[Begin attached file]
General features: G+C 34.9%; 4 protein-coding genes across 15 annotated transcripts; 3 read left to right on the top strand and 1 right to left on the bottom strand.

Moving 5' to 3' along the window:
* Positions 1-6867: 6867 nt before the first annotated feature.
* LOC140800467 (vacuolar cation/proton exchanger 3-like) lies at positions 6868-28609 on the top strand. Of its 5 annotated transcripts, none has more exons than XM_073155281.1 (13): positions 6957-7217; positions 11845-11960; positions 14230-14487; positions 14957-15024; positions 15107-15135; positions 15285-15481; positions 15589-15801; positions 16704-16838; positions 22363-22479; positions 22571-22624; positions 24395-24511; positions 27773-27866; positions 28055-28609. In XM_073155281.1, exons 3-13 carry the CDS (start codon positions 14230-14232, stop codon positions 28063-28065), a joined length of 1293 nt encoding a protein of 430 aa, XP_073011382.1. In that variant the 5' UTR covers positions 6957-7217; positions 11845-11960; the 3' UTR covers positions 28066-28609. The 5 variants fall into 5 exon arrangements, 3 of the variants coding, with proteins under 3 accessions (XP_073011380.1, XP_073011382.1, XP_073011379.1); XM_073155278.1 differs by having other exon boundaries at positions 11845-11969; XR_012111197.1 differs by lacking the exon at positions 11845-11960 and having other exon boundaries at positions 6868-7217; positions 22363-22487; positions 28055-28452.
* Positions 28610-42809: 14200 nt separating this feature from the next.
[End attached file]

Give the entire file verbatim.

General features: G+C 34.9%; 4 protein-coding genes across 15 annotated transcripts; 3 read left to right on the top strand and 1 right to left on the bottom strand.

Moving 5' to 3' along the window:
* Positions 1-6867: 6867 nt before the first annotated feature.
* LOC140800467 (vacuolar cation/proton exchanger 3-like) lies at positions 6868-28609 on the top strand. Of its 5 annotated transcripts, none has more exons than XM_073155281.1 (13): positions 6957-7217; positions 11845-11960; positions 14230-14487; positions 14957-15024; positions 15107-15135; positions 15285-15481; positions 15589-15801; positions 16704-16838; positions 22363-22479; positions 22571-22624; positions 24395-24511; positions 27773-27866; positions 28055-28609. In XM_073155281.1, exons 3-13 carry the CDS (start codon positions 14230-14232, stop codon positions 28063-28065), a joined length of 1293 nt encoding a protein of 430 aa, XP_073011382.1. In that variant the 5' UTR covers positions 6957-7217; positions 11845-11960; the 3' UTR covers positions 28066-28609. The 5 variants fall into 5 exon arrangements, 3 of the variants coding, with proteins under 3 accessions (XP_073011380.1, XP_073011382.1, XP_073011379.1); XM_073155278.1 differs by having other exon boundaries at positions 11845-11969; XR_012111197.1 differs by lacking the exon at positions 11845-11960 and having other exon boundaries at positions 6868-7217; positions 22363-22487; positions 28055-28452.
* Positions 28610-42809: 14200 nt separating this feature from the next.